Walker Bibb Pension File Index Card
“United States General Index to Pension Files, 1861-1934,” database with images, FamilySearch (https://familysearch.org/ark:/61903/3:1:33SQ-GTR4-VZJ?cc=1919699&wc=9FFK-3TL%3A212248701 : 22 May 2014), Bettmann, Golleib – Biggs, Elijah F. > image 1683 of 4385; citing NARA microfilm publication T288 (Washington, D.C.: National Archives and Records Administration, n.d.).

Identifying Slaveholder John Bibb

Let’s search for records for the slaveholder John Bibb, who is identified in the descriptive register. We searched the FamilySearch collection United States Census (Slave Schedule), 1860. John Q.A. Bibb appears in Chariton Township, Howard Missouri, holding five enslaved people:

Name: John Q A Bibb
Event Type: Census
Event Date: 1860
Event Place: Chariton Township, Howard, Missouri, United States
Event Place (Original): Chariton, Howard, Missouri
Page: 34
Relationship to Owner: Owner

HouseholdRoleSexAgeBirthplace
John Q A Bibb
UNKNOWNF48
UNKNOWNM25
UNKNOWNM19
UNKNOWNM14
UNKNOWNF12

District: Chariton
Line Number: 24
GS Film Number: 000803662
Digital Folder Number: 005170243
Image Number: 00131

“United States Census (Slave Schedule), 1860”, database with images, FamilySearch (https://familysearch.org/ark:/61903/1:1:WZYG-QVPZ : 16 October 2019), John Q A Bibb, 1860.

John Q.A. Bibb in Census Records

We next searched for John Q.A. Bibb in census records and located his household in the 1880 U.S. Census:

Name: John Q A Bibb
Event Type: Census
Event Date: 1880
Event Place: Chariton, Howard, Missouri, United States
Gender: Male
Age: 57
Marital Status: Married
Race: White
Race (Original): W
Occupation: Farmer
Relationship to Head of Household: Self
Relationship to Head of Household (Original): Self
Birth Year (Estimated): 1823
Birthplace: Virginia, United States
Father’s Birthplace: Virginia, United States
Mother’s Birthplace: Virginia, United States
Sheet Letter: B
Sheet Number: 338
Person Number: 0
Volume: 1

HouseholdRoleSexAgeBirthplace
John Q A BibbSelfM57Virginia, United States
Elizeabeth BibbWifeF50Missouri, United States
Lulella BibbDaughterF23Missouri, United States
Bettie L BibbDaughterF21Missouri, United States
Alexander BibbSonM19Missouri, United States
Mattie BibbDaughterF13Missouri, United States
William H BibbSonM7Missouri, United States

“United States Census, 1880,” database with images, FamilySearch (https://familysearch.org/ark:/61903/1:1:M6X4-VW2 : 14 August 2017), William H Bibb in household of John Q A Bibb, Chariton, Howard, Missouri, United States; citing enumeration district ED 100, sheet 338B, NARA microfilm publication T9 (Washington, D.C.: National Archives and Records Administration, n.d.), FHL microfilm 1,254,691.

John Q.A. Bibb in Family Trees

The 1880 Census record search result indicated that there is a tree on FamilySearch for John Q.A. Bibb:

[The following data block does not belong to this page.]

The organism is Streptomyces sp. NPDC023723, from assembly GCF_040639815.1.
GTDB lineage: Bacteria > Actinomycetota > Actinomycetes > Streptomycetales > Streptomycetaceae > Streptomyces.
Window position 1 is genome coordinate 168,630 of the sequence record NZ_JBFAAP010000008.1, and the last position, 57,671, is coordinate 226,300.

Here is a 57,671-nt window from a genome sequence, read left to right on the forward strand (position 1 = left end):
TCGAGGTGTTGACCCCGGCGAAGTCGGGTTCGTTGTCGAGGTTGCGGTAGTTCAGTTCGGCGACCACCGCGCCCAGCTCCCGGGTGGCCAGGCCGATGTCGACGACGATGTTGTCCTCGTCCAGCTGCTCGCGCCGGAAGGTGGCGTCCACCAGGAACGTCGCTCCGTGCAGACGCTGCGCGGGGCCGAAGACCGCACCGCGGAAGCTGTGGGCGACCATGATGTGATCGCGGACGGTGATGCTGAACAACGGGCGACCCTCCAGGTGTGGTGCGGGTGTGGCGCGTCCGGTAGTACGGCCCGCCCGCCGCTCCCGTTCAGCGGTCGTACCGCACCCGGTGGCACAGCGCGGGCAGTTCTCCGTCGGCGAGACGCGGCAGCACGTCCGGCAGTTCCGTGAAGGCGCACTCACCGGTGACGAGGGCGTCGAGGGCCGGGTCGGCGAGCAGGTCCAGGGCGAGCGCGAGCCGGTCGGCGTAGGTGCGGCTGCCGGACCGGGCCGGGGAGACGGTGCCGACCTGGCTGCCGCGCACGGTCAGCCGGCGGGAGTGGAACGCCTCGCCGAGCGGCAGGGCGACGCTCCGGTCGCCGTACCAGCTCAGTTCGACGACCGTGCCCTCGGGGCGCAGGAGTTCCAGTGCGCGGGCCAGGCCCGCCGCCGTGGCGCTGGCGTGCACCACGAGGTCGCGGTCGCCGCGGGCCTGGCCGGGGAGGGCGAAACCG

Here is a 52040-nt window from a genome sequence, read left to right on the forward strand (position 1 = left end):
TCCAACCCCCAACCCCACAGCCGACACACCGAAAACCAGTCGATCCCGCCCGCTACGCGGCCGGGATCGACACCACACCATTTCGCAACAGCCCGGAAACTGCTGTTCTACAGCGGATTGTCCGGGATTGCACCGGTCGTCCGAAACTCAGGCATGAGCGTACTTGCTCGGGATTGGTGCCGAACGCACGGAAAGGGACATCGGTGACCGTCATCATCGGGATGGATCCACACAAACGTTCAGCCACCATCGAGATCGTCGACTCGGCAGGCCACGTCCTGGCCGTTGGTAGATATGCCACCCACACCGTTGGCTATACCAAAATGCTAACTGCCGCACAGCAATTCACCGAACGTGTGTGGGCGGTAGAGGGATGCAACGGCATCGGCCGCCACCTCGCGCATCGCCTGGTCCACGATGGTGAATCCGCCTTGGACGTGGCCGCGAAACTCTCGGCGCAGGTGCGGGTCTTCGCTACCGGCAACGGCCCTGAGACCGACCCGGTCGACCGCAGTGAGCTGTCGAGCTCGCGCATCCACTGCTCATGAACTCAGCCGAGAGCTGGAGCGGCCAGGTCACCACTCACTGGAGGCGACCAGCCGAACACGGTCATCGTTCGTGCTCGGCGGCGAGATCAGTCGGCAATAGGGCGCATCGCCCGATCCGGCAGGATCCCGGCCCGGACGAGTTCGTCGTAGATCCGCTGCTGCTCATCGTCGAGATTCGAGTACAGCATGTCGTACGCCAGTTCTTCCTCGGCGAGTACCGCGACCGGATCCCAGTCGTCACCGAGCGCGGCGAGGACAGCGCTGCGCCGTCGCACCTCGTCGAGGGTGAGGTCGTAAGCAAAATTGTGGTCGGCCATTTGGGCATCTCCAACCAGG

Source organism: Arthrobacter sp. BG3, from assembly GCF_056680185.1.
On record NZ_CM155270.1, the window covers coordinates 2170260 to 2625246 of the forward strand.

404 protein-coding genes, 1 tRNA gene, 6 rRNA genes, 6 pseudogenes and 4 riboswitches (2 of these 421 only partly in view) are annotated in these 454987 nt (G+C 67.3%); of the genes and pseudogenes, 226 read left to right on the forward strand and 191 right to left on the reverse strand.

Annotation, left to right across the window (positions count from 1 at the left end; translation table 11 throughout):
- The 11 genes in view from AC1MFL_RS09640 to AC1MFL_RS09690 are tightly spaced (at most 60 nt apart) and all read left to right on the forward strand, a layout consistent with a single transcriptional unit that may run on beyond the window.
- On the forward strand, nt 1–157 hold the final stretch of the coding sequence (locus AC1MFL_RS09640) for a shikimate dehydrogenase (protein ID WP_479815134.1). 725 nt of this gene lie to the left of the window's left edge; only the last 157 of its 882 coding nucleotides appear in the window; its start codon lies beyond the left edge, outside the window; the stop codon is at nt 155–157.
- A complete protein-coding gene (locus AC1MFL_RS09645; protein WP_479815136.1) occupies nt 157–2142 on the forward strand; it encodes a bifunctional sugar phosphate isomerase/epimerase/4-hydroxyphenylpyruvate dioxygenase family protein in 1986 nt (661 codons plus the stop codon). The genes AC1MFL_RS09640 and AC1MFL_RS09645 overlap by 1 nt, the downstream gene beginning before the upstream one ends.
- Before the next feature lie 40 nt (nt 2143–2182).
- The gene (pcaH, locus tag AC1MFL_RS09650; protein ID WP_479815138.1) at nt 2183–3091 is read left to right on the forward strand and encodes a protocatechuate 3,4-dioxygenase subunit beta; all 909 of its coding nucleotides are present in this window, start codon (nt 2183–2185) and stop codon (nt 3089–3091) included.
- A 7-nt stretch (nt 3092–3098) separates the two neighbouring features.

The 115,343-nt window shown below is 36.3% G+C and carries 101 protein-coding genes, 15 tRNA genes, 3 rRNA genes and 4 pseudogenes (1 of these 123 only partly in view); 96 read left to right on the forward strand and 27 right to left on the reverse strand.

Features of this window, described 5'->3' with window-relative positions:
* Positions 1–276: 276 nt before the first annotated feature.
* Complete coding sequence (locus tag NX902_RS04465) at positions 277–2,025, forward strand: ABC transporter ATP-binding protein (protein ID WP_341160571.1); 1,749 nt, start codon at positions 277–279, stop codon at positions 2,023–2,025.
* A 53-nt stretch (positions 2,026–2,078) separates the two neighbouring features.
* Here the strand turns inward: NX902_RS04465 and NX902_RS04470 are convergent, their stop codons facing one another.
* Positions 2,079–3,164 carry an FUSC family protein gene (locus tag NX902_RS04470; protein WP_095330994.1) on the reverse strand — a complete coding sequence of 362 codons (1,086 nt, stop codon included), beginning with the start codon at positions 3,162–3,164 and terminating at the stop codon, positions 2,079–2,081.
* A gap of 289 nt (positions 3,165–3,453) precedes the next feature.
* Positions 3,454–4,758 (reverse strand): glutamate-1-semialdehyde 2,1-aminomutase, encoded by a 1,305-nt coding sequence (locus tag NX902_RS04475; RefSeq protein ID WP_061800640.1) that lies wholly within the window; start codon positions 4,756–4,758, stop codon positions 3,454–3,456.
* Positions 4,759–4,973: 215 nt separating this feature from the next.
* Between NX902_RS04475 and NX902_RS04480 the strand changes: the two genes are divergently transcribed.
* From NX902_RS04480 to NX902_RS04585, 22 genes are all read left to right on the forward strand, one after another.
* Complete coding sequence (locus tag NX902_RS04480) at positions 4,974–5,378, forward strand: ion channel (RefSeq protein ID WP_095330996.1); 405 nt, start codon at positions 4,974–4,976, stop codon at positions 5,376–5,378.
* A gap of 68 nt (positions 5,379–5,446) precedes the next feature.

Search Results John Q A Bibb Family Tree

We clicked on the family tree icon and found a tree for John Quincy Adams Bibb who was married in Howard, Missouri:

Family Tree for John Quincy Adams Bibb

The profile for Henry Bibb, John Quincy Adam’s father, states that he died in 1843 in Nelson, Virginia. We can use this information to locate Henry Bibb’s will and estate inventory if those records survive. Walker was about 18 years old when he joined the USCT in 1863, placing his birth date at about 1845. It is not likely that he would be listed in Henry Bibb’s will or estate inventory, but further research may help us to identify Walker’s parents and other family members who may be listed in probate files for Henry Bibb.

Related Resources

The Wiki page African American Freedmen’s Bureau Records provides an overview of the Freedmen’s Bureau records on FamilySearch. There you will also find links to the browse page for each state’s Freedmen Bureau records.

The wiki page African American Resources for Missouri contains links to other resources for further research.

The Missouri Digital Heritage collection from the Missouri State Library contains many more helpful resources for African American genealogy research in Missouri.

More Wiki Resources for African American Genealogy

Researching African American Genealogy provides step-by-step guidance for beginning your ancestor search, as well as links to online resources.

Quick Guide to African American Records contains information on beginning research tips, links to suggested guides for beginning your search for African American ancestors, overviews of major record sets, tips for finding the slaveholder, links to tutorials for African American genealogy in the FamilySearch Learning Center, and links to other online and offline resources.

Southern States Slavery and Bondage Collections will help you locate digitized searchable collections as well as digitized microfilms in the FamilySearch catalog related to slavery and bondage. The page is arranged by state

African American Genealogy provides links to Wiki pages for researching African Americans in each U.S. state.